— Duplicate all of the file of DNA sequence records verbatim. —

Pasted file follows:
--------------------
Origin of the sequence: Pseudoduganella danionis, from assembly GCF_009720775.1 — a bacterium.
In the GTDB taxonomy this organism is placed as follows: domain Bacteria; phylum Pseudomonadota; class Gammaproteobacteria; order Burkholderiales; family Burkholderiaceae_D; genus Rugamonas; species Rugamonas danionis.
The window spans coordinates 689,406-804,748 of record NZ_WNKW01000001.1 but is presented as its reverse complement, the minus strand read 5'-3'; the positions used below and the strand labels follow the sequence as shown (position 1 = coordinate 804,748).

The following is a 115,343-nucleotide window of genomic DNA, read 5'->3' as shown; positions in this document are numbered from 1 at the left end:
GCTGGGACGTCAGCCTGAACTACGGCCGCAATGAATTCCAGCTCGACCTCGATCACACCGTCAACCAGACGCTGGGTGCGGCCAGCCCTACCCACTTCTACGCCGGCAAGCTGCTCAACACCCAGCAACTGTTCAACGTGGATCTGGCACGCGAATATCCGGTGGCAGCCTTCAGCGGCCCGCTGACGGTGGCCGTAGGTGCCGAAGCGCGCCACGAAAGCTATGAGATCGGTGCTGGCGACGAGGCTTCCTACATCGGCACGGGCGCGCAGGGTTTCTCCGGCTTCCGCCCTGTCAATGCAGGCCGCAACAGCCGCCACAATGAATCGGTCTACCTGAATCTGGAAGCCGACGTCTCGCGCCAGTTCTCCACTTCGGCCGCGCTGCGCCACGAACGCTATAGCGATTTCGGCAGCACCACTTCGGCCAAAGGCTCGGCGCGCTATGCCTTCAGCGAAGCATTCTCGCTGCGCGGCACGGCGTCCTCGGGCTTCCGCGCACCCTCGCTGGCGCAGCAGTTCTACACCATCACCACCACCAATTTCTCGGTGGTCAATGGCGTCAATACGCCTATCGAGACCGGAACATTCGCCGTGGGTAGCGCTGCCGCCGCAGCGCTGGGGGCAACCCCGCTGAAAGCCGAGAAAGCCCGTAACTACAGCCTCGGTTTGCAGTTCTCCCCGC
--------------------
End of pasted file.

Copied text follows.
Origin of the sequence: Pseudoduganella danionis, from assembly GCF_009720775.1 — a bacterium.
In the GTDB taxonomy this organism is placed as follows: domain Bacteria; phylum Pseudomonadota; class Gammaproteobacteria; order Burkholderiales; family Burkholderiaceae_D; genus Rugamonas; species Rugamonas danionis.
The window spans coordinates 689,406-804,748 of record NZ_WNKW01000001.1 but is presented as its reverse complement, the minus strand read 5'-3'; the positions used below and the strand labels follow the sequence as shown (position 1 = coordinate 804,748).

The following is a 115,343-nucleotide window of genomic DNA, read 5'->3' as shown; positions in this document are numbered from 1 at the left end:
GCTGGGACGTCAGCCTGAACTACGGCCGCAATGAATTCCAGCTCGACCTCGATCACACCGTCAACCAGACGCTGGGTGCGGCCAGCCCTACCCACTTCTACGCCGGCAAGCTGCTCAACACCCAGCAACTGTTCAACGTGGATCTGGCACGCGAATATCCGGTGGCAGCCTTCAGCGGCCCGCTGACGGTGGCCGTAGGTGCCGAAGCGCGCCACGAAAGCTATGAGATCGGTGCTGGCGACGAGGCTTCCTACATCGGCACGGGCGCGCAGGGTTTCTCCGGCTTCCGCCCTGTCAATGCAGGCCGCAACAGCCGCCACAATGAATCGGTCTACCTGAATCTGGAAGCCGACGTCTCGCGCCAGTTCTCCACTTCGGCCGCGCTGCGCCACGAACGCTATAGCGATTTCGGCAGCACCACTTCGGCCAAAGGCTCGGCGCGCTATGCCTTCAGCGAAGCATTCTCGCTGCGCGGCACGGCGTCCTCGGGCTTCCGCGCACCCTCGCTGGCGCAGCAGTTCTACACCATCACCACCACCAATTTCTCGGTGGTCAATGGCGTCAATACGCCTATCGAGACCGGAACATTCGCCGTGGGTAGCGCTGCCGCCGCAGCGCTGGGGGCAACCCCGCTGAAAGCCGAGAAAGCCCGTAACTACAGCCTCGGTTTGCAGTTCTCCCCGC